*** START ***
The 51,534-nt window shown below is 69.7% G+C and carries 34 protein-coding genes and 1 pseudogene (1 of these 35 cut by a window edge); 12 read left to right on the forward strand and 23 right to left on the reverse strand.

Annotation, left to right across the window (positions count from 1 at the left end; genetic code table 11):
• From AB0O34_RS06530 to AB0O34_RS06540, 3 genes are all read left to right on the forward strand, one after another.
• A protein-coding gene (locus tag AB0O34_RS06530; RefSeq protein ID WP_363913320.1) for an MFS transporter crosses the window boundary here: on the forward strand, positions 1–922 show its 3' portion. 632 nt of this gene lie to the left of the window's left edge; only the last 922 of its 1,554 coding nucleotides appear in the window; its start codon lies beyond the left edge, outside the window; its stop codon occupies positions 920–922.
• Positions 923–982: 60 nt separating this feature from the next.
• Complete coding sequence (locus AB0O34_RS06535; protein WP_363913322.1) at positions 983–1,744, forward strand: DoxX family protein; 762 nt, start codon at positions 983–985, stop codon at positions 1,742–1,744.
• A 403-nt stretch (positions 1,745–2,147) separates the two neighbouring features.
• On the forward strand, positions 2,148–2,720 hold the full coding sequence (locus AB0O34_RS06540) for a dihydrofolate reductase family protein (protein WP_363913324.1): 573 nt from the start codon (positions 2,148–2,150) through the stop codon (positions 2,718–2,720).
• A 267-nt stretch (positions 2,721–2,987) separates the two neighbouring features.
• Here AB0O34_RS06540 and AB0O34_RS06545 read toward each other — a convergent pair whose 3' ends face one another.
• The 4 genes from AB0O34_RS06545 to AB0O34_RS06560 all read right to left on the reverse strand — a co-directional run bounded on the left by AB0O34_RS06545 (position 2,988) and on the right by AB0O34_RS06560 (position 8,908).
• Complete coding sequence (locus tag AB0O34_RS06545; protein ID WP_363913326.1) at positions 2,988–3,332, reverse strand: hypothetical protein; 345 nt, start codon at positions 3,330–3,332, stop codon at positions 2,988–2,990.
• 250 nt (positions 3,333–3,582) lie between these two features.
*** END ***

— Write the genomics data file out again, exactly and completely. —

The 51,534-nt window shown below is 69.7% G+C and carries 34 protein-coding genes and 1 pseudogene (1 of these 35 cut by a window edge); 12 read left to right on the forward strand and 23 right to left on the reverse strand.

Annotation, left to right across the window (positions count from 1 at the left end; genetic code table 11):
• From AB0O34_RS06530 to AB0O34_RS06540, 3 genes are all read left to right on the forward strand, one after another.
• A protein-coding gene (locus tag AB0O34_RS06530; RefSeq protein ID WP_363913320.1) for an MFS transporter crosses the window boundary here: on the forward strand, positions 1–922 show its 3' portion. 632 nt of this gene lie to the left of the window's left edge; only the last 922 of its 1,554 coding nucleotides appear in the window; its start codon lies beyond the left edge, outside the window; its stop codon occupies positions 920–922.
• Positions 923–982: 60 nt separating this feature from the next.
• Complete coding sequence (locus AB0O34_RS06535; protein WP_363913322.1) at positions 983–1,744, forward strand: DoxX family protein; 762 nt, start codon at positions 983–985, stop codon at positions 1,742–1,744.
• A 403-nt stretch (positions 1,745–2,147) separates the two neighbouring features.
• On the forward strand, positions 2,148–2,720 hold the full coding sequence (locus AB0O34_RS06540) for a dihydrofolate reductase family protein (protein WP_363913324.1): 573 nt from the start codon (positions 2,148–2,150) through the stop codon (positions 2,718–2,720).
• A 267-nt stretch (positions 2,721–2,987) separates the two neighbouring features.
• Here AB0O34_RS06540 and AB0O34_RS06545 read toward each other — a convergent pair whose 3' ends face one another.
• The 4 genes from AB0O34_RS06545 to AB0O34_RS06560 all read right to left on the reverse strand — a co-directional run bounded on the left by AB0O34_RS06545 (position 2,988) and on the right by AB0O34_RS06560 (position 8,908).
• Complete coding sequence (locus tag AB0O34_RS06545; protein ID WP_363913326.1) at positions 2,988–3,332, reverse strand: hypothetical protein; 345 nt, start codon at positions 3,330–3,332, stop codon at positions 2,988–2,990.
• 250 nt (positions 3,333–3,582) lie between these two features.